Basically, if an area of tissue is tight we loosen it up. If it's inflammed or congested we mobilise to flush fluid out. Techniques to influence neural gliding may be warranted, because nerves need to be slippery and mobile to function optimally too. We get things moving when you can't. We have a whole tool box full of techniques to suit every body. Through treatment, we stimulate the parasympathetic nervous system which relaxes us. It's the system that is necessary for healing, digesting, calming. thereby creating an environment for the body to mend itself.

Woman having abdomen massage.
Osteopath manipulating the thoracic spine of a male patient.

Some Osteopaths have the skills to work on the viscera (organs) and some are brave enough to treat tiny babies. Some enjoy working with movement and gait analysis, some have huge experience in sports injuries. We're all so different.

Why See An Osteopath?

If you are in any kind of pain anywhere we can help you. It doesn't matter your age or the the injury. It's also completely safe if you're pregnant to have osteopathic treatment. We have a solid degree behind us (I did a 4 year Bachelors degree while most recently students need to gain a 5 year Masters degree). We also need to sustain a high level of continued professional learning throughout our career to maintain our registration with the General Osteopathic Council.

If you are in any kind of pain anywhere we can help you

Our degree was very medical. We learned all of the clinical examinations a doctor has to perform and covered all topics including anatomy and physiology (to a highly detailed standard), sociology, psychology, pathology, nutrition, sports injuries, neuroscience, neurology..the list goes on. We started to learn hands-on techniques from week two and worked in the colleges clinics from the end of year two. We had to gain over 1000 hours of clinical experience before they let us free.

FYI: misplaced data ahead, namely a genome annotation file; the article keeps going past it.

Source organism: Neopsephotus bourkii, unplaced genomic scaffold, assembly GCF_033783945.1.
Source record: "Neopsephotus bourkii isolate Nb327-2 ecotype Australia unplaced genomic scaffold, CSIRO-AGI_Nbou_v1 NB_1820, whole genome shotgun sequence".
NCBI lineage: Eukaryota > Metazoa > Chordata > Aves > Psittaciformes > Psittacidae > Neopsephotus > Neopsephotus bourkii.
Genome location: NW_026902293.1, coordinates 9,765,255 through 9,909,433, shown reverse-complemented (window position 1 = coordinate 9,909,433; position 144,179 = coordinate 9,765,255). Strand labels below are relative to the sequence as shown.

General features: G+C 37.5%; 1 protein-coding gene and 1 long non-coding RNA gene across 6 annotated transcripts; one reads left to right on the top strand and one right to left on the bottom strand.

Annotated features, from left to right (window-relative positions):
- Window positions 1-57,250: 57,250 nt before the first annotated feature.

Physiotherapist showing patient a spine
My Kind of Osteopathy

After listening to your story and taking a thorough case history, I will assess you to diagnose your pain. I treat your symptoms to make you feel better. I will also treat the tissues that you might not feel are the problem but that are causing the body to compensate and result in pain. I will see where there might be areas of weakness, or over-dominant tissues which will need to be addressed with exercises that I will guide you through.

 I spent years failing at this; thinking I could fix someones low back pain..it doesn't work

Often your symptoms are not where the problem actually is. I spent years failing at this; thinking that I could 'fix' someones low back pain by rubbing and manipulating the sore joint in their low back week on week. It doesn't work alone. Yes, it makes you feel better, but why is that joint not happy in the first place? Is it because of your alignment? Could it be your foot on the right side isn't functioning well so that's making your low back have to compensate? It is for this reason that I started to delve into the biomechanics of the body and gait analysis. I love it. It inspires me and excites me.

I became a Pilates teacher because I knew that would be the best thing that would benefit my patients and the wider community. I've learned many other movement modalities too, and am still learning. I love teaching efficient movement.

I aim to find out the actual root cause of the problem, which doesn't always come easily. The body is wonderfully complex after all.

Tools I use: Direct techniques most of the time as they work most of the time, including soft tissue massage and manipulations/mobiisations. I use visceral and cranial techniques occasinally. Will always unwind fascial restrictions. Sometimes I'll do medical acupuncture. It depends on what you need.

I'll always give you homework to do!

I class myself as a movement teacher and osteopath, with many tools under my belt and years of experience, and I really want to help you.

Senior woman sitting on a pilates ball  exercising at health club being assisted by her personal trainer. Physical therapist helping senior woman in her workout at gym.